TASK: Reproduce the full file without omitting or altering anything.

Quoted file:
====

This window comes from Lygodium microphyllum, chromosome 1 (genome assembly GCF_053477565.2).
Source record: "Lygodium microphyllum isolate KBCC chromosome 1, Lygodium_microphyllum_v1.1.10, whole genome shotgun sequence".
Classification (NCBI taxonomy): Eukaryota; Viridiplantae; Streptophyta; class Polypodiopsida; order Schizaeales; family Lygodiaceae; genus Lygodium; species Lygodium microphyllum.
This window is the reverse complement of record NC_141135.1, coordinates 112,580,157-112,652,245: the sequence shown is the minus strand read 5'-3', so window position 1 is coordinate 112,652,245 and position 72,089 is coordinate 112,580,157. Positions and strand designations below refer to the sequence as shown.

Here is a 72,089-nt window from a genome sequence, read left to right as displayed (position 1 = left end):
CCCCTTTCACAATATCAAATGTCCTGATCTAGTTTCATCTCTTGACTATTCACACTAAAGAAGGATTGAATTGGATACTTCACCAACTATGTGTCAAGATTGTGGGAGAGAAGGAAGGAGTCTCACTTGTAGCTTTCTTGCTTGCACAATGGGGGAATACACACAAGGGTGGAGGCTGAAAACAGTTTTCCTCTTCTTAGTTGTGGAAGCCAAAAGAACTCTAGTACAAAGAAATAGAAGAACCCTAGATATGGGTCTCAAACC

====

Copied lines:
This window comes from Lygodium microphyllum, chromosome 1 (genome assembly GCF_053477565.2).
Source record: "Lygodium microphyllum isolate KBCC chromosome 1, Lygodium_microphyllum_v1.1.10, whole genome shotgun sequence".
Classification (NCBI taxonomy): Eukaryota; Viridiplantae; Streptophyta; class Polypodiopsida; order Schizaeales; family Lygodiaceae; genus Lygodium; species Lygodium microphyllum.
This window is the reverse complement of record NC_141135.1, coordinates 112,580,157-112,652,245: the sequence shown is the minus strand read 5'-3', so window position 1 is coordinate 112,652,245 and position 72,089 is coordinate 112,580,157. Positions and strand designations below refer to the sequence as shown.

Here is a 72,089-nt window from a genome sequence, read left to right as displayed (position 1 = left end):
CCCCTTTCACAATATCAAATGTCCTGATCTAGTTTCATCTCTTGACTATTCACACTAAAGAAGGATTGAATTGGATACTTCACCAACTATGTGTCAAGATTGTGGGAGAGAAGGAAGGAGTCTCACTTGTAGCTTTCTTGCTTGCACAATGGGGGAATACACACAAGGGTGGAGGCTGAAAACAGTTTTCCTCTTCTTAGTTGTGGAAGCCAAAAGAACTCTAGTACAAAGAAATAGAAGAACCCTAGATATGGGTCTCAAACC